Why would I not be retired? I had good jobs, most with global corporations, at the individual contributor level and not managerial, but well paid and with very good healthcare benefits. The Treasury-bond savings approach laid out in the early “Your Money or Your Life” required more effort than I wanted to expend, and i never used it. So I worked with a few financial advisors over the years; they did help me to get rid of all debt but house and encouraged me to start saving, which I had done little of before my 50s

    Then I read “The Simple Path to Wealth” in 2016, several times in a span of a few months. That book opened my eyes to several important things:
    – My financial advisor, who I really liked as a person, wasn’t encouraging me to save enough.
    – The returns and fees on the investments he managed for me had never been clear to me, and that really bothered me.
    – I could save more than double what I was saving monthly, and get a better return by investing in low-fee index stock funds.
    – I could retire when my monthly expenses could be paid by cashing out 4% of my investments per year plus any other money coming in.

    So in September 2019, I fired my investment advisor and moved all my investment money as suggested in the book, into 100% stocks. After you gasp about the 100% stocks, know that I expect to keep most of my money invested for a long time due to good family genes, and that I didn’t panic but left money alone in stocks during the 2009 recession. So I figured I’m likely to live several more decades, and that I wouldn’t panic and cash out when the market gets volatile.

    I’m not panicking, so I was correct about my personal psychological reaction to the next major market downturn. Maybe that’s In part because I’m old, and have seen a lot of bad stuff come and go. My first national memory is from 1963, as a 6-year-old, sitting scared with my parents as President Kennedy’s death and its awful aftermath played out in stark black and white images on our small-screened TV set in rural southern Louisiana.

    I am also not feeling panic and fear because I believe that we, our nation, our world, will get through this together and be stronger on the other side. I’ve worked with enough great people worldwide, at enough global corporations, to know that the companies and their employees are doing their best to keep the companies afloat during this time and will do their best to recover as things become less volatile. I also see governmental representatives and employees doing their best for us all at this time, despite the mismanagement of the current US presidential administration and its congressional enablers.

    The fact-based source of my confidence in the resilience of the stock market comes from the stock-market historical sections in “The Simple Path to Wealth”. In additional to the historical perspective, I came away understanding 2 things I had not thought of:
    – Even when stock values crash, the number of stocks you own is the same. (So you’re not losing anything real right now, in my mind.)
    – The stock price matters only on the day you want to sell stocks. (If you don’t absolutely need to sell, volatility is irrelevant.)

    As far as the stock market goes, I will do nothing different. I will sit and keep my investments in 100% stocks, in the same Vanguard VTSAX low-fee index fund they have been in for almost 4 years. I’ll reduce spending where i can and it makes sense, and spend through cash savings as needed for the next several months to give the crisis urgency time to settle down. I’m not rich, and I doubt I have as much cash and investments as most FI bloggers. But I have enough cash on hand to watch the market for 3 to 5 months before having to cash in some stocks. I don’t intend to go to paid work again, but given the type of work I did (technical writing in the computer industry), paid work for a while as a contractor or employee is an option I think I can exercise if it seems best for my situation.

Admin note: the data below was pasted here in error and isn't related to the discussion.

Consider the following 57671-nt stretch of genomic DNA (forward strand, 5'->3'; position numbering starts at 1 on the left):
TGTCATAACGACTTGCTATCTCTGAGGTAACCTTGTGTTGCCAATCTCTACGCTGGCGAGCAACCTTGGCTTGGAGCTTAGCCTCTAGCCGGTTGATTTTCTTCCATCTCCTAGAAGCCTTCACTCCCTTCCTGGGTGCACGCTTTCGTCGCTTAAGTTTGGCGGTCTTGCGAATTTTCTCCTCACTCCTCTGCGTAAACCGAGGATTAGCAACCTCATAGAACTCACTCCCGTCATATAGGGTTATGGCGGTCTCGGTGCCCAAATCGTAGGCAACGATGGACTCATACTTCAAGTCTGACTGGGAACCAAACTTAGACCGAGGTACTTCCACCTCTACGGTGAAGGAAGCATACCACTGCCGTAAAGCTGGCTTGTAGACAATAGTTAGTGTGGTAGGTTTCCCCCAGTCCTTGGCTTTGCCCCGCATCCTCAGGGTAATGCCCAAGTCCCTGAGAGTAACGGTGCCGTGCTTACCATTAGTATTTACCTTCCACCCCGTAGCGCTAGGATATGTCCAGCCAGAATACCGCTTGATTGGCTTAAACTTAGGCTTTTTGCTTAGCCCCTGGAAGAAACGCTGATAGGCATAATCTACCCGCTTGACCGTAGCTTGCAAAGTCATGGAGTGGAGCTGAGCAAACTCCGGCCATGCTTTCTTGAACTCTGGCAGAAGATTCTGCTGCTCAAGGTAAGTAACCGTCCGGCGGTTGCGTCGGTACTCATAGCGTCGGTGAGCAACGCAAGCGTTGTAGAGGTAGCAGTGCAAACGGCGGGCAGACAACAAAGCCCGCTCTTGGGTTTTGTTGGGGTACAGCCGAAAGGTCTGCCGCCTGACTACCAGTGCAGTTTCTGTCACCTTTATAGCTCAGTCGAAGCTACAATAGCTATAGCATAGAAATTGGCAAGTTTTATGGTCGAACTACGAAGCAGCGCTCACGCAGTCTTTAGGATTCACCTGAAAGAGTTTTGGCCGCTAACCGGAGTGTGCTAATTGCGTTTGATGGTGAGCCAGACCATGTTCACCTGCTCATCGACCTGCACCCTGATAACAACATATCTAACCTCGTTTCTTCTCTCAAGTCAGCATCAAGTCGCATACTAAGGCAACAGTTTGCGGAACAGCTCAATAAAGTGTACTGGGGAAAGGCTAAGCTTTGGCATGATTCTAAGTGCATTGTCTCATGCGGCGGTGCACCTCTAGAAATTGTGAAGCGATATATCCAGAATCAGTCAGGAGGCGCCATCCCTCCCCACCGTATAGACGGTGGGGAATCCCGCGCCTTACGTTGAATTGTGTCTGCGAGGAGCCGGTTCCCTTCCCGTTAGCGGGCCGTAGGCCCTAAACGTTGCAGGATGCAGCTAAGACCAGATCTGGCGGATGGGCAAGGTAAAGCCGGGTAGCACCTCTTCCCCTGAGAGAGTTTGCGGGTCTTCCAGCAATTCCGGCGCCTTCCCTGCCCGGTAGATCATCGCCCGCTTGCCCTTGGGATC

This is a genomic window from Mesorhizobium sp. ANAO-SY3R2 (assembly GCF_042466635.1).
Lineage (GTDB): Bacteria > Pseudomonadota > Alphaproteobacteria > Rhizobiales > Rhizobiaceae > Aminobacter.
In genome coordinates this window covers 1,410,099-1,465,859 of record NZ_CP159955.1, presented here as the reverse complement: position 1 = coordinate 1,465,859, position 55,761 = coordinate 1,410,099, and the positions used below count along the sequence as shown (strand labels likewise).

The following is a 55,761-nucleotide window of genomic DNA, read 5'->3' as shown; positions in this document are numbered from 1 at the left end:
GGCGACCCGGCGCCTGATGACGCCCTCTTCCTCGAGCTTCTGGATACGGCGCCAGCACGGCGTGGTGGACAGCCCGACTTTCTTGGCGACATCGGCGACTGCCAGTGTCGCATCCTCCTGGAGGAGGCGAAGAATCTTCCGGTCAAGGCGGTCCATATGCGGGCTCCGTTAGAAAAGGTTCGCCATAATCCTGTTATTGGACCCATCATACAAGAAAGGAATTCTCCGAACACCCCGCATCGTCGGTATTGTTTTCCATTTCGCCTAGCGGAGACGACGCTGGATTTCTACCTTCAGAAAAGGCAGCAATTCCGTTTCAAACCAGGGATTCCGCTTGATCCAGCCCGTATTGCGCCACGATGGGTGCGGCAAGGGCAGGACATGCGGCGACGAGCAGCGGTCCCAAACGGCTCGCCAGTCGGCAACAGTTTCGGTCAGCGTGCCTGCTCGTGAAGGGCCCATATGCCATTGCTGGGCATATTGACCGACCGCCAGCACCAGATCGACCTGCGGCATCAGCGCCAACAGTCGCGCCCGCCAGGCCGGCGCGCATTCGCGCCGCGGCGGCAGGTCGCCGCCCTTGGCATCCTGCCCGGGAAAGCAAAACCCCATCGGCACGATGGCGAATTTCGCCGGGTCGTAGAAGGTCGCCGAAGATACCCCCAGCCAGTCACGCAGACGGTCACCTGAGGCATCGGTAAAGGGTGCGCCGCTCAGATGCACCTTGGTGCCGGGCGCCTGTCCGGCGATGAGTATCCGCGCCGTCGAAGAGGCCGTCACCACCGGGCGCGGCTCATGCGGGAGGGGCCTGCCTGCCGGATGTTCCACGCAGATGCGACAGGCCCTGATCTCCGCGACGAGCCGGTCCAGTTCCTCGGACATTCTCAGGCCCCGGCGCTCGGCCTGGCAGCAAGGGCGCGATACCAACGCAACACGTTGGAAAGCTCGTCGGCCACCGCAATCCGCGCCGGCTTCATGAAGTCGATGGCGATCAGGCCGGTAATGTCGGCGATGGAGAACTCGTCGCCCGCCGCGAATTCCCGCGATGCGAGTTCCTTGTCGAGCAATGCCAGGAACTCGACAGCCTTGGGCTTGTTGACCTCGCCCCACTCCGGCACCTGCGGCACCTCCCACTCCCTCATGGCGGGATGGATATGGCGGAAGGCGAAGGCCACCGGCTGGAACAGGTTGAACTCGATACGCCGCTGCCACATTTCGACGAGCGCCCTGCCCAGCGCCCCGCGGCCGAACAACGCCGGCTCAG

As far as life goes, I am doing everything I safely can to help, listen to, and encourage the people I know and come in contact with. Also, like Chris, I am spending money supporting especially local businesses, but without messing up my long-term finances. These are things we can all do, right now. A large number of us doing this type of economic good will be a huge benefit to our society.

    Chris, I agree that this feels a lot like 9/11. I also wonder if this time feels like World War II did for my parents, but with all countries facing one way, towards a “common enemy”. My hope is that the world gets through this crisis stronger and more prosperous, and more united and more compassionate, on the other side.

    Thanks for reading this honking long reply. My very best wishes to all of you over the coming weeks and months.

    1. Are you sure on the 100% stock allocation.? As I read your post the stock market tumbled from 9.5% down to 13.2 down, all during a Corona Virus news conference with the President. The market has zero confidence right now despite huge moves by the Fed yesterday. It’s getting scary.

      1. Agree on all counts Mitch, but hoping she already considered that and has contingencies. We certainly don’t know how much further this goes, but regardless if selling now it is locking in some big losses.

      2. Mitch, for myself and my temperament, yes, I am sure – 100% stocks. And I will not sell any stock I have set aside as long term savings that I don’t absolutely have to sell right now, because the huge loss I would take when converting it to cash is much much too huge than I want to endure.

        I submitted my honking post, then saw the same drops you did in TV. I understand that this looks scary. And I know that most FI folks advise a stock/bond mix especially at my age and stage. Interestingly, a few of them, JL Collins among them I think, wrote that they would go with 100% stocks but didn’t feel it right for them. I gave this a lot of thought and, for the reasons in my original post, my personal psychology and long-term confidence in the resilience of companies and countries, I choose 100% stocks.